That is precisely the theme of our latest dossier, The Coup Against the Third World: Chile, 1973, produced in collaboration with Instituto de Ciencias Alejandro Lipschutz Centro de Pensamiento e Investigación Social y Política(ICAL). ‘The coup against Allende’s government’, we write, ‘took place not only against its own policy of the nationalisation of copper, but also because Allende had offered leadership and an example to other developing countries that sought to implement the NIEO principles’. At the third session of UNCTAD in Santiago (1972), Allende said that the mission of the conference was to replace ‘an obsolete and radically unjust economic and trade order with an equitable one that is based on a new concept of man and human dignity and to reformulate an international division of labour that is intolerable for the less advanced countries and that obstructs their progress while favouring only the affluent nations’. This was exactly the dynamic that was derailed by the coup in Chile as well as by other manoeuvres of the imperialist bloc. Instead of promoting an order ‘based on a new concept of man and human dignity’, these manoeuvres resulted in the murder of hundreds of thousands of people’s advocates (among them leftists, trade unionists, peasant leaders, environmental justice campaigners, and women’s rights activists) and prolonged the destiny of hunger and illiteracy, poor housing and medical care, and the general orientation of a culture of despair and toxicity.
Please read our dossier and share it. These dossiers—produced once a month—are a product of collaboration and hard work, a synthesis of how we, as an institute rooted in popular movements, see key events of our history. The art for this dossier comes from the Salvador Allende Solidarity Museum, which preserved art from the Popular Unity period and from the struggle against the coup. We are grateful to them, and to ICAL, for our collaborations based on solidarity and against the neoliberal ethic of parochial greed.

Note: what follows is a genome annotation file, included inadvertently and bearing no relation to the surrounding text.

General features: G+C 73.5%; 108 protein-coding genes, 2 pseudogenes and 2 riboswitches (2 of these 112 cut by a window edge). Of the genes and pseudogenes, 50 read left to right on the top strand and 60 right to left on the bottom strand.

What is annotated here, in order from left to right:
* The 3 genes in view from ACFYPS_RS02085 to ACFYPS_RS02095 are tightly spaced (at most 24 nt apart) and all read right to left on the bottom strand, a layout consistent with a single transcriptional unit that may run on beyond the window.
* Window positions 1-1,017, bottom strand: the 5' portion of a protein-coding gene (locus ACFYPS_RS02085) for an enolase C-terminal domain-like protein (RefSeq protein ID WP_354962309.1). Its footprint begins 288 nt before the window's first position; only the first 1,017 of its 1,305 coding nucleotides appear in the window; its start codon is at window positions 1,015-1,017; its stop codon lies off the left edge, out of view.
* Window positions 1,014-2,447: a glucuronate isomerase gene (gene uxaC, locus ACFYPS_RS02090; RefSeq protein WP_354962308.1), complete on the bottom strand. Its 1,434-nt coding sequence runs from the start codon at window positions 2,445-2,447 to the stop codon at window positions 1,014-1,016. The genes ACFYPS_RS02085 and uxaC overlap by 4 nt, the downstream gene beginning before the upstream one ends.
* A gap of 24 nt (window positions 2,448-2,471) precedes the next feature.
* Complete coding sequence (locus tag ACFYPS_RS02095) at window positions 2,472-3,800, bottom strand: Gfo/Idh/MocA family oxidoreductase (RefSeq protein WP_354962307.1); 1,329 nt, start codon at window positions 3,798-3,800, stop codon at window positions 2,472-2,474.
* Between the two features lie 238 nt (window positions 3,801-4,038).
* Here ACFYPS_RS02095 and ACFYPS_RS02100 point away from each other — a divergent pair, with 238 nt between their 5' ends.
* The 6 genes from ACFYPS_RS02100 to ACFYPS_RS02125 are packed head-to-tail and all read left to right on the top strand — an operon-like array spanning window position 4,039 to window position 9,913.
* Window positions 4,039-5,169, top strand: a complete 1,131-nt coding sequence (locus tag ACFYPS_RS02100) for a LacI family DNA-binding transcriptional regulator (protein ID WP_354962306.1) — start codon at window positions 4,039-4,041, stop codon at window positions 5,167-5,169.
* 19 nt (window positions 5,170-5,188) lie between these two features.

Two weeks before the fiftieth anniversary of the coup in Chile, Guillermo Teillier, the president of the Communist Party of Chile (PC), died. At his funeral, the party’s general secretary Lautaro Carmona Soto described how Teillier—with the coup’s cordite still in the air—went to work in Valdivia to protect and then build the party as part of the broader resistance to the coup regime. In 1974, Teillier was arrested in Santiago and subsequently held and tortured for two years in the Academia de Guerra Aérea. For another year and a half, Tellier was held in concentration camps in Ritoque, Puchuncaví, and Tres Álamos. Released in 1976, he went into hiding and continued to build the party back to its fighting strength, joined the following year by PC leader Gladys Marín. This was dangerous work, made even more dangerous when Tellier took over as the leader of the party’s military commission, which managed the aid sent from Cuba to Chile and oversaw the creation and operations of the Manuel Rodríquez Patriotic Front (FPMR), the PC’s armed wing. Though attempts to assassinate Pinochet failed, broader work to build the movement for democracy succeeded. It is the bravery and sacrifice of people such as Tellier, Marín, and countless—and often nameless—others, that brought the dictatorship of Pinochet and the Chicago Boys to an end in 1990.
The 1973 coup in Chile destroyed lives and suspended a process of great promise. Today, that promise must be revived.